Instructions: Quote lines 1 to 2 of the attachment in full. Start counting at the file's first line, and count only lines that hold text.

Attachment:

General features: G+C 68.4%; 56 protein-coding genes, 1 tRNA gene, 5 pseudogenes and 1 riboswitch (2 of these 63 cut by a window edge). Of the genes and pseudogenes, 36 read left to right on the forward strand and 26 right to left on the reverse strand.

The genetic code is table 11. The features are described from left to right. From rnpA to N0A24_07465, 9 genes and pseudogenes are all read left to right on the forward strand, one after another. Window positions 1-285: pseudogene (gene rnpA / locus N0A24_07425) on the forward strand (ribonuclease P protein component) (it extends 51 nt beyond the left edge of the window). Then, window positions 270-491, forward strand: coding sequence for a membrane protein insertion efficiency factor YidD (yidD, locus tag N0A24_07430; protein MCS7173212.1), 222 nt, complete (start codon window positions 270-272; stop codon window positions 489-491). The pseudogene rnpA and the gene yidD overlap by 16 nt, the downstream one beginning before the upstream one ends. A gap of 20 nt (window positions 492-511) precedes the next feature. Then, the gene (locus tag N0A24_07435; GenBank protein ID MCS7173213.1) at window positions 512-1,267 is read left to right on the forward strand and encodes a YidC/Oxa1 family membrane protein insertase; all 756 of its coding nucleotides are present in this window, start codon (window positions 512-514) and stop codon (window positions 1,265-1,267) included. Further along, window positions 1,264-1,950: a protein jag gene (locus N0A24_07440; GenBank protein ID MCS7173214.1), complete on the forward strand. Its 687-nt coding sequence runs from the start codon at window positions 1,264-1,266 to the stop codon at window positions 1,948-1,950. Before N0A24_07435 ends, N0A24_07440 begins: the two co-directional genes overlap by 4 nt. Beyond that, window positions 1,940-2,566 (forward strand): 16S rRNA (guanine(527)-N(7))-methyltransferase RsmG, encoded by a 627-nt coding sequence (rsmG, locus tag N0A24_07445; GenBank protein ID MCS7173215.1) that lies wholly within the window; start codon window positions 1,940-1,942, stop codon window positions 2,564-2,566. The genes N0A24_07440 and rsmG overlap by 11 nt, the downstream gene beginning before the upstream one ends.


General features: G+C 68.4%; 56 protein-coding genes, 1 tRNA gene, 5 pseudogenes and 1 riboswitch (2 of these 63 cut by a window edge). Of the genes and pseudogenes, 36 read left to right on the forward strand and 26 right to left on the reverse strand.

The genetic code is table 11. The features are described from left to right. From rnpA to N0A24_07465, 9 genes and pseudogenes are all read left to right on the forward strand, one after another. Window positions 1-285: pseudogene (gene rnpA / locus N0A24_07425) on the forward strand (ribonuclease P protein component) (it extends 51 nt beyond the left edge of the window). Then, window positions 270-491, forward strand: coding sequence for a membrane protein insertion efficiency factor YidD (yidD, locus tag N0A24_07430; protein MCS7173212.1), 222 nt, complete (start codon window positions 270-272; stop codon window positions 489-491). The pseudogene rnpA and the gene yidD overlap by 16 nt, the downstream one beginning before the upstream one ends. A gap of 20 nt (window positions 492-511) precedes the next feature. Then, the gene (locus tag N0A24_07435; GenBank protein ID MCS7173213.1) at window positions 512-1,267 is read left to right on the forward strand and encodes a YidC/Oxa1 family membrane protein insertase; all 756 of its coding nucleotides are present in this window, start codon (window positions 512-514) and stop codon (window positions 1,265-1,267) included. Further along, window positions 1,264-1,950: a protein jag gene (locus N0A24_07440; GenBank protein ID MCS7173214.1), complete on the forward strand. Its 687-nt coding sequence runs from the start codon at window positions 1,264-1,266 to the stop codon at window positions 1,948-1,950. Before N0A24_07435 ends, N0A24_07440 begins: the two co-directional genes overlap by 4 nt. Beyond that, window positions 1,940-2,566 (forward strand): 16S rRNA (guanine(527)-N(7))-methyltransferase RsmG, encoded by a 627-nt coding sequence (rsmG, locus tag N0A24_07445; GenBank protein ID MCS7173215.1) that lies wholly within the window; start codon window positions 1,940-1,942, stop codon window positions 2,564-2,566. The genes N0A24_07440 and rsmG overlap by 11 nt, the downstream gene beginning before the upstream one ends.